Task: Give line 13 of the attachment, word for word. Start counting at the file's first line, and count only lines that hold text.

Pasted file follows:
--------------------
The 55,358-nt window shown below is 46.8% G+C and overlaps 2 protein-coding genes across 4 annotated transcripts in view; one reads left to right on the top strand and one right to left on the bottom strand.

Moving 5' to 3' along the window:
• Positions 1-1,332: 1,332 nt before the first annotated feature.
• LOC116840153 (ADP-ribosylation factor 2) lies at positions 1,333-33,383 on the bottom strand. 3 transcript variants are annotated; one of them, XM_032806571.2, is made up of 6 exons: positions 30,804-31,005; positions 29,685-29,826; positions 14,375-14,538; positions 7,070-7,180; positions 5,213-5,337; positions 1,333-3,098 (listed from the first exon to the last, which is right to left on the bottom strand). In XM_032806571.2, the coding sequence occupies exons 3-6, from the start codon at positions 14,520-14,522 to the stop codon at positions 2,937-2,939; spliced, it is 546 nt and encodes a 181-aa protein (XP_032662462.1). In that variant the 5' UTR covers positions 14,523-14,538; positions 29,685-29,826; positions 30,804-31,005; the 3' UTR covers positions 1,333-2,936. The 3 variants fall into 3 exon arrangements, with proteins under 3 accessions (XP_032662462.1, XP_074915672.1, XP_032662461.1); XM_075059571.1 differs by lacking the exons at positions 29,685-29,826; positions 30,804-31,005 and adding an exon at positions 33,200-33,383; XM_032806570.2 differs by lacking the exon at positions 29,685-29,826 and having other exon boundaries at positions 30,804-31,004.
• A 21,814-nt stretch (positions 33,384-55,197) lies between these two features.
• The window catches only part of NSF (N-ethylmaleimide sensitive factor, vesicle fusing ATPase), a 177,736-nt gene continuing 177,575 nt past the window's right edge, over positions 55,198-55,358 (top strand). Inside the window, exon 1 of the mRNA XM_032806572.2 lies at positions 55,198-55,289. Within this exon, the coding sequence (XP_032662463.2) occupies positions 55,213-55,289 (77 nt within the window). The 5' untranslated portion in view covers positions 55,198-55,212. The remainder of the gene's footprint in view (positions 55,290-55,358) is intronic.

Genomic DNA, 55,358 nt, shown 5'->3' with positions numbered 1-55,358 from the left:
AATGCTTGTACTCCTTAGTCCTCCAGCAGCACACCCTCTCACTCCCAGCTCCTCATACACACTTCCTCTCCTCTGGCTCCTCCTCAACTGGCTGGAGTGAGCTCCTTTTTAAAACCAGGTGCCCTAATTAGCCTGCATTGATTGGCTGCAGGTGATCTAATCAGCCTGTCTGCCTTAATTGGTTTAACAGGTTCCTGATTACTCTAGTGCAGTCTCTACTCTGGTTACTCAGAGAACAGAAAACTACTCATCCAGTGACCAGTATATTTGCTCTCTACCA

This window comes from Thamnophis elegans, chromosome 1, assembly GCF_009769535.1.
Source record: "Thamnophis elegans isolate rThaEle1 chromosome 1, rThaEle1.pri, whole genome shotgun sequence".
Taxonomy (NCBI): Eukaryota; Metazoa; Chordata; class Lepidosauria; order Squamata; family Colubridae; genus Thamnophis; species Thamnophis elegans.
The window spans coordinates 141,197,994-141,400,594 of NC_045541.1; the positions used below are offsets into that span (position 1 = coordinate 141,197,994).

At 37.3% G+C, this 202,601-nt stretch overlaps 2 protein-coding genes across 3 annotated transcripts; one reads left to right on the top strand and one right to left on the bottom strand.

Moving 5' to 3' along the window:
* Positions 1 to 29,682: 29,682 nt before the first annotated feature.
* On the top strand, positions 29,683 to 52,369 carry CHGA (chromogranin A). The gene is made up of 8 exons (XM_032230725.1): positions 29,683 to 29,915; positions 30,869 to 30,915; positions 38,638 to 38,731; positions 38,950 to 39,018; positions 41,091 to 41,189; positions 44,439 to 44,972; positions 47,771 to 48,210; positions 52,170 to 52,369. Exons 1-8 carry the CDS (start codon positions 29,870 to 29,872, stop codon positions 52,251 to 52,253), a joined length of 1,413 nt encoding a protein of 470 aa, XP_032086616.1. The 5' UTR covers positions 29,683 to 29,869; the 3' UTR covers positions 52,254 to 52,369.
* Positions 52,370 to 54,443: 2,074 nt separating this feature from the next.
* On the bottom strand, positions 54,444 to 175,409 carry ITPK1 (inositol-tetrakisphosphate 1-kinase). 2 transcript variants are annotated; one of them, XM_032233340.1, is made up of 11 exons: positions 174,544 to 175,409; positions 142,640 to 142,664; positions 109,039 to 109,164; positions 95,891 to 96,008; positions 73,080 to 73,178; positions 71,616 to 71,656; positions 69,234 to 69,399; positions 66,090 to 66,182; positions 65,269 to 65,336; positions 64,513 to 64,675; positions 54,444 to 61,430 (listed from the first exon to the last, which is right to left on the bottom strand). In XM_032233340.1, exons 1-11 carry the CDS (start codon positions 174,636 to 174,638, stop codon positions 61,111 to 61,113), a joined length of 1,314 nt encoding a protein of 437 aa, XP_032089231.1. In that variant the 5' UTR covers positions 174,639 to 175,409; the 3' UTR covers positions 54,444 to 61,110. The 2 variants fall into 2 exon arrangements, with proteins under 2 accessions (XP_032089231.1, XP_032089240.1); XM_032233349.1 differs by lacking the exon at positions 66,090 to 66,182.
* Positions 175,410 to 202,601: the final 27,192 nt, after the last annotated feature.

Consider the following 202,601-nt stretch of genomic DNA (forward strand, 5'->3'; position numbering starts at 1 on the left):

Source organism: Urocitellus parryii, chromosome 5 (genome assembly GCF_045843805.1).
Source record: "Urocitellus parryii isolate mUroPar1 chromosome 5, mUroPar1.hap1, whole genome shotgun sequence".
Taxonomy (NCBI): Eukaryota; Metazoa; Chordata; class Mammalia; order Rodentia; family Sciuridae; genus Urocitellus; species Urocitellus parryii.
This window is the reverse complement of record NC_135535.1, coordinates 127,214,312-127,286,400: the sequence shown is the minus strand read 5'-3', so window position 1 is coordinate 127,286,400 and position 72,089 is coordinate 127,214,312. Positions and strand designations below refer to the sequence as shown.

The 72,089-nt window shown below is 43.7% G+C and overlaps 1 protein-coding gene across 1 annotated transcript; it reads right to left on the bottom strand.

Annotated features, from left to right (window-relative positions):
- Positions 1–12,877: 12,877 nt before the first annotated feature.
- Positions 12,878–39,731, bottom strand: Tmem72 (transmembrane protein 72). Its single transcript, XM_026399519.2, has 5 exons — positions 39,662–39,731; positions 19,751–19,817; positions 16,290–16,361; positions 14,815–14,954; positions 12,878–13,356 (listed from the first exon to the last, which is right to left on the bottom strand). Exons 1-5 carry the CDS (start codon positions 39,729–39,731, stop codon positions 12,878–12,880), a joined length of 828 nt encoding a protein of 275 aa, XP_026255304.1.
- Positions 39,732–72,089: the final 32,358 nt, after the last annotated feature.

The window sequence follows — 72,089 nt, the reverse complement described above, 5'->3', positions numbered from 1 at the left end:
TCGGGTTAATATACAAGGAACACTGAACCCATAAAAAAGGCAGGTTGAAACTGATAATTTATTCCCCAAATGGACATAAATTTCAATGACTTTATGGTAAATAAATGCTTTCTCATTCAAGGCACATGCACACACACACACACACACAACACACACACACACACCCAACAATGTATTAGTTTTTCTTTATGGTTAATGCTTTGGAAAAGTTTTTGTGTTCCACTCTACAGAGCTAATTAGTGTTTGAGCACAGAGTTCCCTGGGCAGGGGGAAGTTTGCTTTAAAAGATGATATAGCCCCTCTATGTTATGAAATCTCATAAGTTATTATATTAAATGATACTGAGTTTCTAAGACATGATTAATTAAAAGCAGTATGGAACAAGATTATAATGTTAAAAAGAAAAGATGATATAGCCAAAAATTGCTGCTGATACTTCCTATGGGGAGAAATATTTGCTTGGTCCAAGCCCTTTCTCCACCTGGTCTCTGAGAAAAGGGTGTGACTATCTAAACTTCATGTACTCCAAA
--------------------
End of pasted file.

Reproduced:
At 37.3% G+C, this 202,601-nt stretch overlaps 2 protein-coding genes across 3 annotated transcripts; one reads left to right on the top strand and one right to left on the bottom strand.